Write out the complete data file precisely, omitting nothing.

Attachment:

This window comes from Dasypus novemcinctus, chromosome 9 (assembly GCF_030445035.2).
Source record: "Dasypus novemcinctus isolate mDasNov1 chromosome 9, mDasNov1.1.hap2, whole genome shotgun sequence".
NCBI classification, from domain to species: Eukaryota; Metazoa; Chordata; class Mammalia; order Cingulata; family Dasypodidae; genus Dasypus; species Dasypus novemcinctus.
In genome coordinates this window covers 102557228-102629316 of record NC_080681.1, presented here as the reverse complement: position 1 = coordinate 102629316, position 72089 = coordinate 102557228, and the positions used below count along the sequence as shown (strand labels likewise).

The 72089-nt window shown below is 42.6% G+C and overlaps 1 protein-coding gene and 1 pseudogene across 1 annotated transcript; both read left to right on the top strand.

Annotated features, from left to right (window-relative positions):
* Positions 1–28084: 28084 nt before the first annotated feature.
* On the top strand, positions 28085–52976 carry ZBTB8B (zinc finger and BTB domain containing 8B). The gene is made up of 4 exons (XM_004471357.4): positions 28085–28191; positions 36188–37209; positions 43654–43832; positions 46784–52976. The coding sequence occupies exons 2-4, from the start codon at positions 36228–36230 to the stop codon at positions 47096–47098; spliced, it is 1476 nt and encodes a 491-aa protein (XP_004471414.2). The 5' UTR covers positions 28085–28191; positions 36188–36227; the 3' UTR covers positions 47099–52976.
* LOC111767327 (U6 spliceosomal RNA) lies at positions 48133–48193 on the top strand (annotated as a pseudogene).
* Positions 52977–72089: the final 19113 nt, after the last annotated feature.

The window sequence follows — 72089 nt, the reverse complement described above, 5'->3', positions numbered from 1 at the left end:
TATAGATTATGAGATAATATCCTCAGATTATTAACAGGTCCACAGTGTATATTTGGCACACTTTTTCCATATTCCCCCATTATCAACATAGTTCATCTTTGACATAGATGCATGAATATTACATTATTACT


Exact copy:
This window comes from Dasypus novemcinctus, chromosome 9 (assembly GCF_030445035.2).
Source record: "Dasypus novemcinctus isolate mDasNov1 chromosome 9, mDasNov1.1.hap2, whole genome shotgun sequence".
NCBI classification, from domain to species: Eukaryota; Metazoa; Chordata; class Mammalia; order Cingulata; family Dasypodidae; genus Dasypus; species Dasypus novemcinctus.
In genome coordinates this window covers 102557228-102629316 of record NC_080681.1, presented here as the reverse complement: position 1 = coordinate 102629316, position 72089 = coordinate 102557228, and the positions used below count along the sequence as shown (strand labels likewise).

The 72089-nt window shown below is 42.6% G+C and overlaps 1 protein-coding gene and 1 pseudogene across 1 annotated transcript; both read left to right on the top strand.

Annotated features, from left to right (window-relative positions):
* Positions 1–28084: 28084 nt before the first annotated feature.
* On the top strand, positions 28085–52976 carry ZBTB8B (zinc finger and BTB domain containing 8B). The gene is made up of 4 exons (XM_004471357.4): positions 28085–28191; positions 36188–37209; positions 43654–43832; positions 46784–52976. The coding sequence occupies exons 2-4, from the start codon at positions 36228–36230 to the stop codon at positions 47096–47098; spliced, it is 1476 nt and encodes a 491-aa protein (XP_004471414.2). The 5' UTR covers positions 28085–28191; positions 36188–36227; the 3' UTR covers positions 47099–52976.
* LOC111767327 (U6 spliceosomal RNA) lies at positions 48133–48193 on the top strand (annotated as a pseudogene).
* Positions 52977–72089: the final 19113 nt, after the last annotated feature.

The window sequence follows — 72089 nt, the reverse complement described above, 5'->3', positions numbered from 1 at the left end:
TATAGATTATGAGATAATATCCTCAGATTATTAACAGGTCCACAGTGTATATTTGGCACACTTTTTCCATATTCCCCCATTATCAACATAGTTCATCTTTGACATAGATGCATGAATATTACATTATTACT